13 April 2009

Pickled Me This

What to do with a large quantity of seedless green grapes procured from the Berkeley Bowl Dent Shelf? I can never remember to eat grapes for snacking, but they are so cold and tasty when I do, that I couldn't very well leave them at the store. Especially because in truth, there was nothing very dented about this bundle of grapes. Sifting through the bunch and plucking each one from its stem, I found most to be perfectly in tact and deliciously sweet, too.

Seeing as how I had this new book of recipes just lying around, I figured I may as well go ahead and pickle the grapes with peppercorns and brown mustard seeds and cinnamon sticks as per Molly's instruction. I'm not sorry I did.

They made a nice little host gift yesterday at the Easter day party I attended. They stay nice and crisp, and pretty sweet, like little nuggets of high quality wine vinegar (even when you didn't start with any). I plan on eating my own jar with cheese and crackers and dumping generous spoonfuls into spinach salads.

You should definitely get your own copy of this book, but just to whet your whistle:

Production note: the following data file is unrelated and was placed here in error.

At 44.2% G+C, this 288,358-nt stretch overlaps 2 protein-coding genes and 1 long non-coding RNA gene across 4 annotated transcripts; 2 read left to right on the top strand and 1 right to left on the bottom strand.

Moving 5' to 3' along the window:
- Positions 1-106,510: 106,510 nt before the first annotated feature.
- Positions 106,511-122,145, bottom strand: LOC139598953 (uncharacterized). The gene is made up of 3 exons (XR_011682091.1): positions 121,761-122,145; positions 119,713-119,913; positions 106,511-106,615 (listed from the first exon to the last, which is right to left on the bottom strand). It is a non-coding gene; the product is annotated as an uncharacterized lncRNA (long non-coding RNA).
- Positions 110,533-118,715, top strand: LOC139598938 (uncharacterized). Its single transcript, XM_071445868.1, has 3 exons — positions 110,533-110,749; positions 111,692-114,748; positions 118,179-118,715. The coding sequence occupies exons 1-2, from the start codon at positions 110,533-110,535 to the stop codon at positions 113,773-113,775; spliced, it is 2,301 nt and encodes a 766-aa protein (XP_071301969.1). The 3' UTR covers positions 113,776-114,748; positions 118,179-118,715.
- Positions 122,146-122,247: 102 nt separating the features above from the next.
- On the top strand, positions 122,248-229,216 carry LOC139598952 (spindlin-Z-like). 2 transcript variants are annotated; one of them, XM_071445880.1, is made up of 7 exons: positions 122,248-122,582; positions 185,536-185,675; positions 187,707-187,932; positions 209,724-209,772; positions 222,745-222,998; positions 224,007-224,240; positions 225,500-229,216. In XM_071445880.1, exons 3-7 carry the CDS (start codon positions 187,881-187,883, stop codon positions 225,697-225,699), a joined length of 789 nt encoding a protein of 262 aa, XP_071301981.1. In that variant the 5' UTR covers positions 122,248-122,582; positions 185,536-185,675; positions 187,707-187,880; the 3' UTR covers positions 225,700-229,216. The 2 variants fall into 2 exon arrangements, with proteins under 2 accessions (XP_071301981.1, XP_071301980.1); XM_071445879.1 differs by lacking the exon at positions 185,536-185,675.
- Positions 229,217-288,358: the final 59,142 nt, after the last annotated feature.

Pickled Grapes With Cinnamon and Black Pepper
Adapted from A Homemade Life by Molly Wizenberg

This rendition of the recipe reflects what I had on hand...

1 lb. red or black or green grapes, seedless
1 cup white vinegar
splash of white cooking wine
1 cup sugar
1 1/2 t brown mustard seeds
1 t whole black peppercorns
1 (2 1/2 inch) cinnamon stick
1/4 t salt.

Rinse and dry grapes and pull them carefully from their stems. Ideally, some of the skin comes away when you do this to expose some of the flesh. If your stemming seems to leave the "belly button" too intact, use a sharp knife to remove the very end of the grape. You just want the brine to come into contact with the inner flesh of the grape. Put finished grapes into a medium bowl and set aside.

In a medium saucepan, combine remaining ingredients. Bring to a boil over medium high heat, then pour over the grapes waiting in the bowl. Stir to evenly combine. Set aside and cool to room temperature.

In the meantime, wash 2 pint-sized canning jars and their lids in warm soapy water. When the grapes have cooled, ladle them into the jars. Store in the refrigerator and allow to chill at least 8 hours or overnight. Serve cold. Use within one month.


Miriam Lakes said...


Gerik Forston said...

whoa, that does sound good. too bad grapseses won't be on the shelves here for another few months...